CA: Well it’s funny, one of the things that was wonderful when I first moved to Hardeman County (Tennessee), I was driving around with one of the local farmers who was telling me essentially that they weren’t efficient like the corporations. And, you know, we got into it a little bit more and what I discovered is that they didn’t understand that they were having to compete on a basis where their revenues were greater than their overhead, and what they didn’t realize was that local food franchise was laundering money and doing pump-and-dump stock market fraud, and so that they didn’t have to generate revenue sufficient to cover their expenses. And the problem wasn’t that the small farmer was “out of it”, or not clever, it was the small farmer was honest, and was up against competition that was essentially practicing organized crime. And so I think part of the challenge is if you’re sort of a regular guy in America, you’re in the middle of economic warfare, and how do you see the game? How do you see the game clearly? And how do you see the game in a way that you then have the opportunity to do something about it? Cause there’s no sense in seeing the game if it just depresses you to no end. So how do you see the game, and then how do you organize? It’s funny, when I started to do speaking tours about the financial fraud in Washington, somebody said to me “Do you think there is a conspiracy?” And I said, “Look, don’t worry about if there is a conspiracy, you need to start one.”
CA: And the idea was, you know, we need to organize, if we’re going to function in political markets and the political economy, and government is essentially going to be controlled by private players who are using that governmental apparatus to outfox us in the game of economic warfare, we need to organize to do the same. So we need to see that we’re in a game of spiritual and economic warfare, and organize accordingly. So the average guy is going to have to figure out how he can, in fact, start whether it’s locally or network globally. The pro-decentralization team, the honest guys, are going to have to start forming conspiracies to shift the resources back to us.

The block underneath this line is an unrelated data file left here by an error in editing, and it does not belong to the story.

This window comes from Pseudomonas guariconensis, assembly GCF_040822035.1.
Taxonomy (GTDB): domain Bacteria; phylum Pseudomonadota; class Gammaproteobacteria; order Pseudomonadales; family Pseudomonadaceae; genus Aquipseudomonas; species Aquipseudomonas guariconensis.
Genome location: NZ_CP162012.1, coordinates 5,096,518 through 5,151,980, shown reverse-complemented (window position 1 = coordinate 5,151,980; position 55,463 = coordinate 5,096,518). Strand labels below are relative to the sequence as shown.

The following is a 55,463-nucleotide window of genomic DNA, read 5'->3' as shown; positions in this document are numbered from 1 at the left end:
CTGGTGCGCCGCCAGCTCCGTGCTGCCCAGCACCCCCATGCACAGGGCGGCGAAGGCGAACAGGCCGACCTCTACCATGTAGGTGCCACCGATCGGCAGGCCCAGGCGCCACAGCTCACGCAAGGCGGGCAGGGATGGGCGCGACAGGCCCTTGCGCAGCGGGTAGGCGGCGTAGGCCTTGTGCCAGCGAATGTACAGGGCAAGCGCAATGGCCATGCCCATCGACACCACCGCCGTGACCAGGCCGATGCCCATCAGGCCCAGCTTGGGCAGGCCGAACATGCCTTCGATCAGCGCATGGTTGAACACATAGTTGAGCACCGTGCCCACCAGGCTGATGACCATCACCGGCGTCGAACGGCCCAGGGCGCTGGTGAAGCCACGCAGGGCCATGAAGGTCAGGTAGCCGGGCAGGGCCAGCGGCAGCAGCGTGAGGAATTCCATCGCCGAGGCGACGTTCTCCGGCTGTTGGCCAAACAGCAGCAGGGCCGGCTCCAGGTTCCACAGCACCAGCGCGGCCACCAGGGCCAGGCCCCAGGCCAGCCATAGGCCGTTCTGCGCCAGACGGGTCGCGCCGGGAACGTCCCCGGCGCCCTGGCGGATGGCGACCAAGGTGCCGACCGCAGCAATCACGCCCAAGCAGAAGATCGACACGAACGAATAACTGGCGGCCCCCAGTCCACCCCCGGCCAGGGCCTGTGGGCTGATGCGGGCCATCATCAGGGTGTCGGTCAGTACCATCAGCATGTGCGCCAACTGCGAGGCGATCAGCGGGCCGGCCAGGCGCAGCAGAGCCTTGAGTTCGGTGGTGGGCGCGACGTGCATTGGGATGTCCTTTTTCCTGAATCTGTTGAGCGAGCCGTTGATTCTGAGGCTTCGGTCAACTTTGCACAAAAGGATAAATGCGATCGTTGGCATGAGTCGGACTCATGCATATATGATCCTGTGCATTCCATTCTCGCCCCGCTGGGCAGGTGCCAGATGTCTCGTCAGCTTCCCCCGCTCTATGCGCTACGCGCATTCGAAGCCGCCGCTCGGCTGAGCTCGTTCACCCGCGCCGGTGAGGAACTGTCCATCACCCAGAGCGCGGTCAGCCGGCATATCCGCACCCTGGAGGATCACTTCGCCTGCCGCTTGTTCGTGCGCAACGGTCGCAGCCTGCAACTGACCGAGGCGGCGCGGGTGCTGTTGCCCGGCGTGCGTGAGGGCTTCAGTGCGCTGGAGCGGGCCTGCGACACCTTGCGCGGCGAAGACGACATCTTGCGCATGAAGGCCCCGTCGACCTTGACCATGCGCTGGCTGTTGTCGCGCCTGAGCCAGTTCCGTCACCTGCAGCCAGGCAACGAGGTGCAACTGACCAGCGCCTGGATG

JP: Well it seems like one way to do that Catherine would be in a world that’s full of fiat currency floating around is to own something real and tangible, which is to own the gold and the silver.
CA: Absolutely. Absolutely. One of the great new vehicles in my life is I use Gold Money. I don’t know if you’ve used any of this Digital Gold? But it’s quite marvelous. Have you had James Turk on your show yet?
JP: Yeah, we’ve had him, and James is coming back in the month of June, which is going to be devoted to gold and silver.
CA: Great. I’m a very satisfied Gold Money consumer. And I’m a great believer in the precious metals right now. We’ve certainly seen it manipulated down, and it’s certainly a manipulated market, but I feel very confident that the price of gold has quite a floor under it, and I think it’s going to go up quite a lot in the next couple of years.
JP: (Comments on gold investment)
CAF Exactly, Exactly… You know something Jim, I’ve been stunned because, remember I spoke at the National Press Club with Murphy about 2 years ago, GATA did a great press conference, and C-SPAN covered it. And I would never have believed that they could keep the manipulation going on this long. … At the same time, I don’t think that they can use the governmental apparatus to finance this game much longer, and I think precious metals have a tremendous market following. And so there’s a fundamental economic support for precious metals that you can count on. So that’s an investment that I believe in, and I agree with you absolutely, and they can’t do this forever. … At some point, land has value and gold has value.
Where is the Money?
The Myth of the Rule of Law by Catherine Austin Fitts November 2001, SRA Quarterly, London
is the Collateral? by Chris Sanders
* Catherine Austin Fitts is the President of Solari, Inc, an investment advisor (in formation) created to invest in equity managed by a Solari, an investment databank and investment advisor for a place, and to promote Solari Circles and Solari Circle Investor Clubs, clubs focused on local investment. She is a former Assistant Secretary of Housing-Federal Housing Commissioner in the first Bush Administration, a former managing director and member of the board of Dillon, Read & Co, Inc. and President of The Hamilton Securities Group, Inc. Catherine provides risk management services to investors through Sanders Research Associates in London. She writes “The Real Deal” column for Scoop Media New Zealand. Website: http://www.solari.com E-mail: Catherine@solari.com